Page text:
Proceedings of the 2nd International Conference on Medical Imaging and Case Reports (MICR-2019)

Rajendra D. Badgaiyan

 

Keynotes Session

Neurotransmitter Imaging: A Novel Frontier in Neuroimaging
Rajendra D. Badgaiyan
South Texas Veteran Health Care System and Long School of Medicine, University of Texas Health, San Antonio, TX
Abstract
Because of the lack of a reliable and sensitive method for detection of acute changes in neurotransmission, it is unclear how the neurotransmitters control human cognition and behavior. We recently developed a technique to detect, map and measure dopamine released acutely during cognitive and behavioral processing. The technique is called neurotransmitter imaging technique or single scan dynamic molecular imaging technique (SDMIT). It exploits the competition between dopamine and its receptor ligand for occupancy of receptor site. In this technique after patients are positioned in the positron emission tomography (PET) camera, a radio-labeled ligand is injected intravenously, and volunteers are asked to perform a cognitive or behavioral task while in the scanner. Based in the PET data acquired, dopamine released during a task performance in different brain areas is measured dynamically using a receptor kinetic model. The technique can be used to define the nature of dysregulated dopamine neurotransmission in psychiatric and neuropsychiatric conditions by comparing the data acquired in the patients with those acquired in healthy volunteers during performance of a similar task. This comparison also helps us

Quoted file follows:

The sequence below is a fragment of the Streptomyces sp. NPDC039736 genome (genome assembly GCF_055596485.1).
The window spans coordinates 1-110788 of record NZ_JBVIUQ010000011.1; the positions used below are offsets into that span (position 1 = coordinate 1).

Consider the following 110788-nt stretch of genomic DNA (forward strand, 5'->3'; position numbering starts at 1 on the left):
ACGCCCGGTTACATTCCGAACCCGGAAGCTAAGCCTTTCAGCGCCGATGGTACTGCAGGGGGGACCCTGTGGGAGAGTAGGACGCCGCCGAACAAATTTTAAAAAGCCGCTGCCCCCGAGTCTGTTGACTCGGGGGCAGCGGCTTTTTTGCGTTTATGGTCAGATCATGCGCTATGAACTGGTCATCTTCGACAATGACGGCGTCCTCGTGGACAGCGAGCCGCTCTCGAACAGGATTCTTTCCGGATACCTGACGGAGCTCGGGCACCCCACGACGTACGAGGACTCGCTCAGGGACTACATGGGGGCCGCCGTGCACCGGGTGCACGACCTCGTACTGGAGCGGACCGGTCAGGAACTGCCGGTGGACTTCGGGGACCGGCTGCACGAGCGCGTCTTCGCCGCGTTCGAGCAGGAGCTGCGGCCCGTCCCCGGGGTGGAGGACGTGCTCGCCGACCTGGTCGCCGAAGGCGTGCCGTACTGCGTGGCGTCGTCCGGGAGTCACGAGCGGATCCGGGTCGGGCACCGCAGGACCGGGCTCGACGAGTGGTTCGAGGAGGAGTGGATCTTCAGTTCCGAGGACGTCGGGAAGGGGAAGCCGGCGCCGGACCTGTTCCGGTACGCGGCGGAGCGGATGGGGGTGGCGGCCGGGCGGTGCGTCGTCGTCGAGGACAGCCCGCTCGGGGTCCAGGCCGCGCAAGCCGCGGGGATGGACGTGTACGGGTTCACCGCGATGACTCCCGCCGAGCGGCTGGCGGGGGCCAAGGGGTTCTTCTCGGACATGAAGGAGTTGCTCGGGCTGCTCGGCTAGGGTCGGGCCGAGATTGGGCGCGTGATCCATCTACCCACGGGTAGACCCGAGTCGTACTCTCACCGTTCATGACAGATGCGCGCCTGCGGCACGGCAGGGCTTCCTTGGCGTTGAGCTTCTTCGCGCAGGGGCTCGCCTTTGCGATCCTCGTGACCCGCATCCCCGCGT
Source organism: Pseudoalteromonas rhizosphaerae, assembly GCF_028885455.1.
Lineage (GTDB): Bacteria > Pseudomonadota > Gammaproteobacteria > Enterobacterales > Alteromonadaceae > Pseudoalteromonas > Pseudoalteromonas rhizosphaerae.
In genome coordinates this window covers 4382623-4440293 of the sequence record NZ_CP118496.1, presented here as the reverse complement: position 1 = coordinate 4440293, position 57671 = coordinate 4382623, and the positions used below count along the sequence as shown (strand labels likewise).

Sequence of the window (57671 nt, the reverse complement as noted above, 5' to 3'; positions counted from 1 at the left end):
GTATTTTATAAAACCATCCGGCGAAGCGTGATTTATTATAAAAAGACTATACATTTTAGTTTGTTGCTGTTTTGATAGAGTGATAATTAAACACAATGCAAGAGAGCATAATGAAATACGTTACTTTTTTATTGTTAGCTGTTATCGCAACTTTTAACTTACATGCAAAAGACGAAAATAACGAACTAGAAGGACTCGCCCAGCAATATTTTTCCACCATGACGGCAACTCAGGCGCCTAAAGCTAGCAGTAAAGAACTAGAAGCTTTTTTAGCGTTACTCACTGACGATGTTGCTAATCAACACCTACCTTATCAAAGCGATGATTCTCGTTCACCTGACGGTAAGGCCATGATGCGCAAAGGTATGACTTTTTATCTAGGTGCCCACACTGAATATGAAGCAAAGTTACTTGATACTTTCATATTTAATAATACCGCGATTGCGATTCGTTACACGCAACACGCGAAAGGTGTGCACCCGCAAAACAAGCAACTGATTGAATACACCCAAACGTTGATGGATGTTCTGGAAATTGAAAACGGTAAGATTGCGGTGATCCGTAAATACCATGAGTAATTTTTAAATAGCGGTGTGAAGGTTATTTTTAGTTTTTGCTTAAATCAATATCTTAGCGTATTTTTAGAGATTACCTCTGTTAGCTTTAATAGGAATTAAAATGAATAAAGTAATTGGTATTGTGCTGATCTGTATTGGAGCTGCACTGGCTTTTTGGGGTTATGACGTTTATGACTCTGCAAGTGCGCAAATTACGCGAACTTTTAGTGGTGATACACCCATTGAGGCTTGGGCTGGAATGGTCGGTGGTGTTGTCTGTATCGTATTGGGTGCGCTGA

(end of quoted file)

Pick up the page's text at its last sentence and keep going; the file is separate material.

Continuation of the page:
understand whether dopamine neurotransmission is dysregulated and whether the dysregulation is responsible for clinical symptoms in these patients. Since this technique measures dopamine released under conditions of cognitive stress, it can detect dysregulation in neurotransmission even before appearance of clinical symptoms.

Published on: December 09, 2019
doi: 10.17756/micr.2019-035
Citation: Badgaiyan RD. 2019. Report on the 2nd International Conference on Medical Imaging and Case Reports (MICR-2019). J Med Imaging Case Rep 3(2): 42-43.

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